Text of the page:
Education Is All in Your Mind
Mostly Harmless Econometrics
I just read the new book, "Mostly Harmless Econometrics: An Empiricist's Companion," by Joshua Angrist and Jorn-Steffen Pischke. It's an excellent book and, I think, well worth your $35. I recommend that all of you buy it.
The reshaping of the stimulus: public choice thoughts
Enlightened research, fuelled by the dark stuff;
From the outset, Gosset’s focus was practical – as the economist and historian Steve Ziliak has discovered through his work in the Guinness archives. To produce beer to a high standard on an industrial scale, Gosset needed to sample and experiment with hops, malt and barley. But experiments are expensive and Gosset developed his small-sample methods because he wanted to understand how many experiments were necessary to be confident of his results. That was a clear trade-off: how much confidence is “enough” depends on the costs of further research and the benefits of extra precision.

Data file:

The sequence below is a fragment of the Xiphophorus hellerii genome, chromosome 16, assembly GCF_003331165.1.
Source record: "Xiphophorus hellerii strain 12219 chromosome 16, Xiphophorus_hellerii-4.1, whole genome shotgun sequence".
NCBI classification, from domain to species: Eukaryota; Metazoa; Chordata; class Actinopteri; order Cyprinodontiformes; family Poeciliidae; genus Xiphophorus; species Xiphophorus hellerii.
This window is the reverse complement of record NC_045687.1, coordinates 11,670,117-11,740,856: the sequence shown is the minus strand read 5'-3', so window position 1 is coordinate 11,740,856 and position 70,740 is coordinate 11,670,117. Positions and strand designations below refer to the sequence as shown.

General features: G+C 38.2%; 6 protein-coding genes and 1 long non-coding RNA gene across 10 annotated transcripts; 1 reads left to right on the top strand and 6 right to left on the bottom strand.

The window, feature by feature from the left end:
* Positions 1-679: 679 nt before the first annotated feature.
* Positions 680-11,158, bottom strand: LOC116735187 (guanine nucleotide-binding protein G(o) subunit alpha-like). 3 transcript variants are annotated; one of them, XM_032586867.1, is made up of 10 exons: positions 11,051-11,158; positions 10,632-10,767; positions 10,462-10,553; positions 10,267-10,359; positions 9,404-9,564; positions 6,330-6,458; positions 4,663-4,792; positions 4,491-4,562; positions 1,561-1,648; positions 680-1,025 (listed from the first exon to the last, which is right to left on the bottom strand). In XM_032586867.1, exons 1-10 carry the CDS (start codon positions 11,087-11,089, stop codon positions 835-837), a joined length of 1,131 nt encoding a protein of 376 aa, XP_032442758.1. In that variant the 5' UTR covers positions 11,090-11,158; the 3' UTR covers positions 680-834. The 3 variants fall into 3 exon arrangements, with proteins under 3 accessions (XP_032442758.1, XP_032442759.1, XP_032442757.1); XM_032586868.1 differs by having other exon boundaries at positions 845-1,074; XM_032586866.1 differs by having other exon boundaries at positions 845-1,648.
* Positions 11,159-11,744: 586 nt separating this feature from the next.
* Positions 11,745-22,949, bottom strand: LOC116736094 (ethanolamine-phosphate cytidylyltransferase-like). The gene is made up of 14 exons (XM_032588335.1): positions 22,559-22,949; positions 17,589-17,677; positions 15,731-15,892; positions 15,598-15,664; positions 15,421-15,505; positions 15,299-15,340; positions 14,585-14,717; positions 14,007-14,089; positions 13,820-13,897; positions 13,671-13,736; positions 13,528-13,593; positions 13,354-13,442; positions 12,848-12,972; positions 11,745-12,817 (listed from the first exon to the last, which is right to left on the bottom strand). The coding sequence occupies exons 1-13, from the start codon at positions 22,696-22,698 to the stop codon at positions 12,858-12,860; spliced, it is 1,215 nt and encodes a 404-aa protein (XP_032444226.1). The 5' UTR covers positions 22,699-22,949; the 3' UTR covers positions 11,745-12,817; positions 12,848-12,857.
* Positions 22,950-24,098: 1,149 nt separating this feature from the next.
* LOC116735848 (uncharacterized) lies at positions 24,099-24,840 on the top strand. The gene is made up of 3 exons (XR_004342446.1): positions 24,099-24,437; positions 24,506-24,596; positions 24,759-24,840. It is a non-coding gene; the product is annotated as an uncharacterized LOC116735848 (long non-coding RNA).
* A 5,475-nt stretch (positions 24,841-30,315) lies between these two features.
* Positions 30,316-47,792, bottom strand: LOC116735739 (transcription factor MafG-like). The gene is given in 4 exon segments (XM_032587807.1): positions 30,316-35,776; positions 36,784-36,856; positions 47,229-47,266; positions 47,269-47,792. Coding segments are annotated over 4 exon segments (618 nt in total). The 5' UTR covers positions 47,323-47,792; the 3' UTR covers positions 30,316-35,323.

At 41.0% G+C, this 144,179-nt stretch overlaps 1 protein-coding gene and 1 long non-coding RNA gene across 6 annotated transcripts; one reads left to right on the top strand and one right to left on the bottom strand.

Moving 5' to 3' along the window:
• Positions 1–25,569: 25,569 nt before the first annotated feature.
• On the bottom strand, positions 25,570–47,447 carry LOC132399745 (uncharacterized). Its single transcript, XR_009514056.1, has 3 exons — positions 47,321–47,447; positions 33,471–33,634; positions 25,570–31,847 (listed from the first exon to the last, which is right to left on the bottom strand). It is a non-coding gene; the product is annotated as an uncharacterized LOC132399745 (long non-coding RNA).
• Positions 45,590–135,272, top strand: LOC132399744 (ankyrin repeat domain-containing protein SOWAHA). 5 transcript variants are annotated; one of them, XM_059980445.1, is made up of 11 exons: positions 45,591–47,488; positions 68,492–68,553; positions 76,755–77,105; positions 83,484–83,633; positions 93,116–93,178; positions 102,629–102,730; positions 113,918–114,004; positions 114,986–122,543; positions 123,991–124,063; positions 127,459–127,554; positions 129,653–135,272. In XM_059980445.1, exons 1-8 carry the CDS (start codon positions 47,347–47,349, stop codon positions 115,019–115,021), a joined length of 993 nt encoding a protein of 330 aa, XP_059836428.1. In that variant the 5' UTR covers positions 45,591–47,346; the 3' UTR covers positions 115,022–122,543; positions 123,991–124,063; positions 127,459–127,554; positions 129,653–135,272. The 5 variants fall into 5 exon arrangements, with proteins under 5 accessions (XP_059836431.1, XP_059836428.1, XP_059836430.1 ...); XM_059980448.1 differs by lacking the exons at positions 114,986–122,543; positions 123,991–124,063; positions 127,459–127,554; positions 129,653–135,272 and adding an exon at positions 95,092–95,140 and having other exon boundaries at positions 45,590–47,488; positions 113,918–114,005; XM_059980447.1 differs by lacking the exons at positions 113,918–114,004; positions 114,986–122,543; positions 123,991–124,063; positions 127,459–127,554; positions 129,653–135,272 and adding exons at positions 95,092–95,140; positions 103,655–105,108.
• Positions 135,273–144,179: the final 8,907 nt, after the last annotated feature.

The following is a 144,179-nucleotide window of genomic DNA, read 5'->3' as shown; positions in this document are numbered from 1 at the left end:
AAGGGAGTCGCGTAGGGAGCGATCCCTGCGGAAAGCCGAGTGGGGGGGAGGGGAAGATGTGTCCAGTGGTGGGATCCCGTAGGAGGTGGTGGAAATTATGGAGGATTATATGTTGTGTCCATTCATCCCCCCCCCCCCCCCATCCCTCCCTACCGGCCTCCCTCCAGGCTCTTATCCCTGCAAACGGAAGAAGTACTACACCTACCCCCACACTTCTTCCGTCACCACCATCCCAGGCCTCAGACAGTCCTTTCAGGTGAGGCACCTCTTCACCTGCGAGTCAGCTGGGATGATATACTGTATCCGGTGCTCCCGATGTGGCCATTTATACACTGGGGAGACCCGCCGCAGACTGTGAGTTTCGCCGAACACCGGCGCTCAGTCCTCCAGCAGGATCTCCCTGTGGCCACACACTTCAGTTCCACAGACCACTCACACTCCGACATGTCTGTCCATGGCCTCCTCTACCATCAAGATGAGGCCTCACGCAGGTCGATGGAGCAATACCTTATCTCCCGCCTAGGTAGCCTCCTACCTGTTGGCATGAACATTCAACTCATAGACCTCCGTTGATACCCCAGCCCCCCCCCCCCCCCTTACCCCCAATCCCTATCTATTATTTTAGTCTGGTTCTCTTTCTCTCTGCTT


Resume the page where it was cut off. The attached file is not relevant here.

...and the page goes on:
Ziliak and his co-author Deirdre McCloskey argue in a recent book, The Cult of Statistical Significance, that most academic disciplines have forgotten this trade-off. Instead, they use an artificial standard propagated not by Gosset but by the famous statistician and mathematical geneticist Ronald Fisher, who took Gosset’s calculations and turned them to his own devices. Fisher proposed ignoring any finding that failed to reach the 95 per cent confidence level. In other words, until the odds against a pattern having emerged by chance are 19 to 1 against, disregard the pattern completely.
The paradox of thrift